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quadbliss

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PALS
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Benicia
Even the word death makes some people uncomfortable, but I have always accepted it as a very natural part of every life on this planet… until it came knocking on my door. When I was first diagnosed with ALS, death looked me square in the eye, and it was terrifying. When I finally learned to calmly accept it, death became my companion and has been ever since. This may sound morbid, but it is actually the main component to my passion for life. We are all mortal. Any one of us could die before we lay our head on the pillow tonight. I have been lucky enough to receive the opportunity to really comprehend this information, and the time to use it.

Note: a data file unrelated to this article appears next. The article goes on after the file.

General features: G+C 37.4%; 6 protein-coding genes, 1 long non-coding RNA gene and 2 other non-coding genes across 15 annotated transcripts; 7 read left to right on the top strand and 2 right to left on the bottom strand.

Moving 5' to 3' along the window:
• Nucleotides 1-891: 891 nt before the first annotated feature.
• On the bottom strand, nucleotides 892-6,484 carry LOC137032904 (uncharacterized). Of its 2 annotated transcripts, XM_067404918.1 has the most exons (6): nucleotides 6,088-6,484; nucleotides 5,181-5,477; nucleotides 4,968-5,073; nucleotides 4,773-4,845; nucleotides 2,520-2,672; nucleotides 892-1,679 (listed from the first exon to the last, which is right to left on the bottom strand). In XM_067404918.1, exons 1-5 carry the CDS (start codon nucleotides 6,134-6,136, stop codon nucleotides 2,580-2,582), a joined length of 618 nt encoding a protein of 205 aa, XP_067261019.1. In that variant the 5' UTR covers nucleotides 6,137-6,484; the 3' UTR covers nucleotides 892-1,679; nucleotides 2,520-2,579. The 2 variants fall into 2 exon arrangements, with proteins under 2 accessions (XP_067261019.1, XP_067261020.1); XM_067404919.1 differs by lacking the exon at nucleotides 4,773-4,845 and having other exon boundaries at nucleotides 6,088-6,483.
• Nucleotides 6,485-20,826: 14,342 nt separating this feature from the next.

I feel the fleeting nature of life, and this allows me to fully enjoy everything around me and every experience. My disease has limited the activities I can participate in, but it seems worth it. The many things I can still experience and learn about, are so much more fulfilling and meaningful. I seem to have the perspective to understand my position in the universe, and from this position I look out in awe.

There is also the ability to live fully in the present. This means allowing myself to explore depths of emotion that I had suppressed in the past. I would have been afraid to go there. Having unlocked those gates, I realize that I was missing a crucial connection to humanity; true empathy. To feel the joy and pain of others is to break down the walls of arrogance, prejudice, and ignorance that have led to man’s ugliest moments. Allowing these emotions to flow, feels natural and somehow cleansing. I feel more alive.

For me, death has been an invaluable teacher who has shown me the secrets of true happiness. I don’t know if I would have ever really understood these concepts had I not been forced to view my own mortality.